We chose my birthday on purpose. To elope. “A new year will begin, and so will our new lives together,” Rishi had told me. I sometimes imagine I can still feel the night breeze that had caressed me in his terrace all those years back. I blame it for carrying away any practicality I might have otherwise had. I was trapped willingly.
Two months preceded our set date and I spent the remaining days in relative calm. It didn’t bother me much when Manoj came back early one day to announce he had been kicked out of yet another job. I couldn’t remember the number of jobs he had found and lost in the six years we were married to each other. I didn’t react this time. We were not talking these days. Not much at the least. Food, announcements such as these, my monthly salary cover and the never faltering call for sex from him were the only leftover conversations between us.
But, between Naveen and his father life was never better. It seemed like they were born for this relationship. The hero worship was unmistakable in my five year old’s tiny eyes. For his part, Manoj loved our son and spent all his free time enacting stories to much applause and approval. They were a team and I often felt out of place. While I sat yearning for a hug from him, Naveen would constantly want to know if he looked like Manoj; if he too would grow up to be like his dad.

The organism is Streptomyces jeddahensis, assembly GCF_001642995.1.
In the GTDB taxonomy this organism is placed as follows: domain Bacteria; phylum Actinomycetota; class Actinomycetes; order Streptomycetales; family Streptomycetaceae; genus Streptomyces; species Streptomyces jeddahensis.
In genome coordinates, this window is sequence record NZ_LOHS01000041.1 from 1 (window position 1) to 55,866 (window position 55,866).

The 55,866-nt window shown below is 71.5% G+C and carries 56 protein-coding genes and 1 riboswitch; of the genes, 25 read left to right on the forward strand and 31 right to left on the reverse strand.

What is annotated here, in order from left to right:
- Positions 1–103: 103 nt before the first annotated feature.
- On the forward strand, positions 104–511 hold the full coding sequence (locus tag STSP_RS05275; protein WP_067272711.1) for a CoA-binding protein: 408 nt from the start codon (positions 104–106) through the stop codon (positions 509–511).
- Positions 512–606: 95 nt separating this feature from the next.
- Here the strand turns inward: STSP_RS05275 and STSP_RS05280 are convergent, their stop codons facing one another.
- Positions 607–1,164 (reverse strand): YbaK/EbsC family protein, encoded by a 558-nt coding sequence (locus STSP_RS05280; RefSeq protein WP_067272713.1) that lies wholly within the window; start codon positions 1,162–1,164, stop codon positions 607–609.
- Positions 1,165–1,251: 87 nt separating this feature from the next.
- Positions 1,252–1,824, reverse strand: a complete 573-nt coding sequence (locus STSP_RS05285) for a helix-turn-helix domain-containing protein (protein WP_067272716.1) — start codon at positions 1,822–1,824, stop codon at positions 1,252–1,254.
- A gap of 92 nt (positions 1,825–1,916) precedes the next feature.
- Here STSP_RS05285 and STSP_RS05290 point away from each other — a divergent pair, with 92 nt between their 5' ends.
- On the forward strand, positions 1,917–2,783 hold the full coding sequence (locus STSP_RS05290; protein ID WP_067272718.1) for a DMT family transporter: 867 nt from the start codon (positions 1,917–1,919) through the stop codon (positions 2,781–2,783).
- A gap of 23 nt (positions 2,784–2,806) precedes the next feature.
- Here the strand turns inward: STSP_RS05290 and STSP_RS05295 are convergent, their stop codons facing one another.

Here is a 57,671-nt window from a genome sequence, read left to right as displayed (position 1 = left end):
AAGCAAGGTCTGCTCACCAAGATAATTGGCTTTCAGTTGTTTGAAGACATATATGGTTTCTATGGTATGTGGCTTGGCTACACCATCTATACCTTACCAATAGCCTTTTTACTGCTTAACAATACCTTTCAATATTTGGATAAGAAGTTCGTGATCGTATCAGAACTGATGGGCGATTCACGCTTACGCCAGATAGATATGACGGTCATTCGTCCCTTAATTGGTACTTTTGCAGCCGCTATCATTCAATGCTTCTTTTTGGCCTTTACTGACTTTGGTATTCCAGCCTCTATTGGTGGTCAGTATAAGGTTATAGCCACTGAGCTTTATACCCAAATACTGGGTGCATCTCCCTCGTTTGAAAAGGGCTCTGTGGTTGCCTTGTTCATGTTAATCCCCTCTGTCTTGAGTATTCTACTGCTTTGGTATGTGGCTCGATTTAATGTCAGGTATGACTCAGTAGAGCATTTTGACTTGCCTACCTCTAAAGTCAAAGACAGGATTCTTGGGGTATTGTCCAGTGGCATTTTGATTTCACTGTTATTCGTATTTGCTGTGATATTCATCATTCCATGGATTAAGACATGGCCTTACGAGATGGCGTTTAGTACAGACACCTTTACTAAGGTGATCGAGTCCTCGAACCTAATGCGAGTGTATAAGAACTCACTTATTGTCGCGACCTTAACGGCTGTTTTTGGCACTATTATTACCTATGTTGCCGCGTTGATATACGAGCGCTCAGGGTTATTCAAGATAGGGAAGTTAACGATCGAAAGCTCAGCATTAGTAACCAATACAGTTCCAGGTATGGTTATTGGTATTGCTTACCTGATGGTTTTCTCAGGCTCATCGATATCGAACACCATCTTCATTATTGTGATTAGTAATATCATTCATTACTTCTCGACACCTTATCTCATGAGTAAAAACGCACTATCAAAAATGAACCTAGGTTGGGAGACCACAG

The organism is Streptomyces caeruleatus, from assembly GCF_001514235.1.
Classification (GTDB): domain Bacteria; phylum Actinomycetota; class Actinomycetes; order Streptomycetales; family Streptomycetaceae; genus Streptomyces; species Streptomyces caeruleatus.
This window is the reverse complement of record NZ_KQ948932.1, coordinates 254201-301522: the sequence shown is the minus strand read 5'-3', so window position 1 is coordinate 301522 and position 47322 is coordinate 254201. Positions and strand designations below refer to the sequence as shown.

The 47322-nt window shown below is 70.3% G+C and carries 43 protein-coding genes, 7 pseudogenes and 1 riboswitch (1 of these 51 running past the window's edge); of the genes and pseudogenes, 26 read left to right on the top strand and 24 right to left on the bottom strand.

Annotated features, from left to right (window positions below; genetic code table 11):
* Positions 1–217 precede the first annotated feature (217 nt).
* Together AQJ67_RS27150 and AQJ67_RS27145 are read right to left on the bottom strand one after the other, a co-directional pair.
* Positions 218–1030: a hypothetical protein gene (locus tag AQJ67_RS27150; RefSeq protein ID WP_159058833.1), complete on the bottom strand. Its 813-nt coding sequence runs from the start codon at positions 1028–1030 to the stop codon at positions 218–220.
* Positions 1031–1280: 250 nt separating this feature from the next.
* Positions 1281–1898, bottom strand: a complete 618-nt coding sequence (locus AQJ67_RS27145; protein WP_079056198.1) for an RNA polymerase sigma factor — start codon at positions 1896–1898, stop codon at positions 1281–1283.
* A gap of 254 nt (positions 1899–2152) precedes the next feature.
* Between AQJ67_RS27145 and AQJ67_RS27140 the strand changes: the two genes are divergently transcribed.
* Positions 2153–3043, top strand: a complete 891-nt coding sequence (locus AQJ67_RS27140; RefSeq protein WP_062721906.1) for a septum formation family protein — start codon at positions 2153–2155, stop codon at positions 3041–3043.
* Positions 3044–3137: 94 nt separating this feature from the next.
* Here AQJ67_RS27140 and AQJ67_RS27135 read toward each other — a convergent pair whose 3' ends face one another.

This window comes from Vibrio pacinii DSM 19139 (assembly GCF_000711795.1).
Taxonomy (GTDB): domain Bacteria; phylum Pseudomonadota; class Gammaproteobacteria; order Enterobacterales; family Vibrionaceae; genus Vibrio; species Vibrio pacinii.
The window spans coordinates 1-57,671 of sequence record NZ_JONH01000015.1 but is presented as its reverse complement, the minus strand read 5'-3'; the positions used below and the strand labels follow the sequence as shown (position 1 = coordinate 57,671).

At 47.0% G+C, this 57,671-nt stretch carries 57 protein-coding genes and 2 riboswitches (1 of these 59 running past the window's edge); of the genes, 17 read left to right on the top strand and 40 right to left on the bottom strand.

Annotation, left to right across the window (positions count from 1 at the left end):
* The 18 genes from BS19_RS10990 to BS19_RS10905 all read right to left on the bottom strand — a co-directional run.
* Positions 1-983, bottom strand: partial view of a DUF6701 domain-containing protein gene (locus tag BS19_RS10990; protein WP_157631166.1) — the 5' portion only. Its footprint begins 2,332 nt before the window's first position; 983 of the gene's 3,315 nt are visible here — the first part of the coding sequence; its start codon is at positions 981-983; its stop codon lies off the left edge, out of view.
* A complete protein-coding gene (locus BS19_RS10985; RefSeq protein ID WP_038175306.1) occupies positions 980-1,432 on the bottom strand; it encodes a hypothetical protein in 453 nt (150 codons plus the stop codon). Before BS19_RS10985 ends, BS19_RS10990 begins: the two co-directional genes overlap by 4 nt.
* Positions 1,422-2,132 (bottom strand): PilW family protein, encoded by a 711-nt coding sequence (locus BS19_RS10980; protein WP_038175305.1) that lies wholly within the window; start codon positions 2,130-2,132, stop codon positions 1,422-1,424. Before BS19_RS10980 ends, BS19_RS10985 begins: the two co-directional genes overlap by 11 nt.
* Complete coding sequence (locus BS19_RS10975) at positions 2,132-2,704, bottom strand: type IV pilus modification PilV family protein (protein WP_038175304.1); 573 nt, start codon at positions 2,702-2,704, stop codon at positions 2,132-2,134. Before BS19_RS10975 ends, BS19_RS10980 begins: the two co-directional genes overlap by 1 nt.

“No, you must never grow up to be like him,” I wanted to tell him. But I never did for fear of being considered the enemy.
On the night before my birthday, I drugged Manoj’s glass of milk and watched him fall asleep on the sofa. I picked up the money I had saved over the past several months and the shoulder bag in which I had clothes to last three days. I had packed for me and Naveen — yes, I was taking my son along. In fact, it was Rishi who thought taking Naveen with us would be a fitting rebuke for my sloth of a husband. I had agreed.
It was nearly midnight when Rishi came to pick us up from near the fish market in our area. He had brought a friend along to take us to the station, like he said he would. Soon, we were on our way. At the station, I got out first and picked up Naveen. While Rishi seemed to be talking to his friend, I scanned the thin crowd for familiar faces.
A car drove away in my moment of distraction, with the best of my clothes, my hard earned money and his promise for a better life.
I walked the fifteen kilometres between my past and the terrible present, weighed down by my son who slept throughout. When I entered the house, my world was just beginning to wake up. Manoj was still fast asleep.